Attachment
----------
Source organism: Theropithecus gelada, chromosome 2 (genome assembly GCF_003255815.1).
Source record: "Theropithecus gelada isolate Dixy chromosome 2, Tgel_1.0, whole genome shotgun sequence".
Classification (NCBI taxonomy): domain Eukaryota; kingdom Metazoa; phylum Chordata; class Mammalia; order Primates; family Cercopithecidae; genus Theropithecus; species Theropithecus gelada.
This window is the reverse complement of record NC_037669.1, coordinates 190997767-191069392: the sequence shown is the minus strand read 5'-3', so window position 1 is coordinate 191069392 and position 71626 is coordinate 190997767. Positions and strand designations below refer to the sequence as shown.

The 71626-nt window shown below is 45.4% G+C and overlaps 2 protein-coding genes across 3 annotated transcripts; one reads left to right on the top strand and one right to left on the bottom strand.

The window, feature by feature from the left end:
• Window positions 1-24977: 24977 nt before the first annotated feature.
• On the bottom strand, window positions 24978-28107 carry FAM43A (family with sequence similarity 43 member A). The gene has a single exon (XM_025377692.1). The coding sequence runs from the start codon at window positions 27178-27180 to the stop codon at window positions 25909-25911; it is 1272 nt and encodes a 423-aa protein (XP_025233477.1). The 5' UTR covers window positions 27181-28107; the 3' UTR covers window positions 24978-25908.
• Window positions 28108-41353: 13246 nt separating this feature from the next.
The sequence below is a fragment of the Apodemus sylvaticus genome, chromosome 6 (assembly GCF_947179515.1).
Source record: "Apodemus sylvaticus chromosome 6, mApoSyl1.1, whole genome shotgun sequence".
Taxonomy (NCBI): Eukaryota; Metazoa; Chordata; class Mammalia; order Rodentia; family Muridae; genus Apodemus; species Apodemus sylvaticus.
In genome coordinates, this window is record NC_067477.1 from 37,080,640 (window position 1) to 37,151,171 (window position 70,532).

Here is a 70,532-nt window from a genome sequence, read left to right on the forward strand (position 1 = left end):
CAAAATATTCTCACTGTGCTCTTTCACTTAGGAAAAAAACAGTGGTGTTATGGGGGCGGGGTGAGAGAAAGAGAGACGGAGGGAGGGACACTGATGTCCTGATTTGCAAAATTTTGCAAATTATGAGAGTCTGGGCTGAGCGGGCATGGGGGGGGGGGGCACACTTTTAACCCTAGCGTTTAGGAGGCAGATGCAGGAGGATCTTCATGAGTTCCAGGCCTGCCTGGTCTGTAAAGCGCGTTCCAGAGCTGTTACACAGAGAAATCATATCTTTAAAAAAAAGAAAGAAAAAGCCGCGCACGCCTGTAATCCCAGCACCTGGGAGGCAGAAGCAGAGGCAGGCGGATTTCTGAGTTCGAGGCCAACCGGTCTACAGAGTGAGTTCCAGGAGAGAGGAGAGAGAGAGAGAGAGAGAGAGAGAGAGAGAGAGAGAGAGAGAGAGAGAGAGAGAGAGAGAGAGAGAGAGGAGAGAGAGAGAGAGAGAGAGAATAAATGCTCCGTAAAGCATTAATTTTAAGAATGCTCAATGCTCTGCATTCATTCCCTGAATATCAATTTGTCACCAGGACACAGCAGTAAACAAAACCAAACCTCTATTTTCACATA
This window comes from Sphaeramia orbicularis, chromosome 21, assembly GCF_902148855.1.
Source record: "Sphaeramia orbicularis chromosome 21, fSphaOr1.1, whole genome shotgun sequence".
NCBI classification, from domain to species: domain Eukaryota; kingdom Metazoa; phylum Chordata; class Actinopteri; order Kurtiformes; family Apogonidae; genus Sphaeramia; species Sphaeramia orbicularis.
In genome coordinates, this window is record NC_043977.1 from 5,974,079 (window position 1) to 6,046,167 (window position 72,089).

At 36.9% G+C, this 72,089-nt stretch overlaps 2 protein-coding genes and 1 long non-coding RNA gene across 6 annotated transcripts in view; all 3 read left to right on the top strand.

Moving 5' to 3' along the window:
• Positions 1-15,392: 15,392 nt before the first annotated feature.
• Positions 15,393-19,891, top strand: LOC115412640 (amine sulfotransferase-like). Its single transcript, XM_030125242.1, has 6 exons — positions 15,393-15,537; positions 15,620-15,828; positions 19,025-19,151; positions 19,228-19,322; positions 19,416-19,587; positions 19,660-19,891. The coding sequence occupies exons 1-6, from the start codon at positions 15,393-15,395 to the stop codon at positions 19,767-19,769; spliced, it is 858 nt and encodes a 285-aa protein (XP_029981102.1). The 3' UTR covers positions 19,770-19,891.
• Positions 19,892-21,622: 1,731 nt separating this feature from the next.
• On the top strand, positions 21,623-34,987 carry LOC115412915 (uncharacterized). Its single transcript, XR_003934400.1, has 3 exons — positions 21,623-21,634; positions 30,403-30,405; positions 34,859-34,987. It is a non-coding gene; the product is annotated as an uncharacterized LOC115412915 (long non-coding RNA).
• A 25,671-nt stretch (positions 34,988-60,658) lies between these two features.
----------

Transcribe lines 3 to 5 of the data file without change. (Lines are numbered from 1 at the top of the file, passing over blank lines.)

Classification (NCBI taxonomy): domain Eukaryota; kingdom Metazoa; phylum Chordata; class Mammalia; order Primates; family Cercopithecidae; genus Theropithecus; species Theropithecus gelada.
This window is the reverse complement of record NC_037669.1, coordinates 190997767-191069392: the sequence shown is the minus strand read 5'-3', so window position 1 is coordinate 191069392 and position 71626 is coordinate 190997767. Positions and strand designations below refer to the sequence as shown.

The 71626-nt window shown below is 45.4% G+C and overlaps 2 protein-coding genes across 3 annotated transcripts; one reads left to right on the top strand and one right to left on the bottom strand.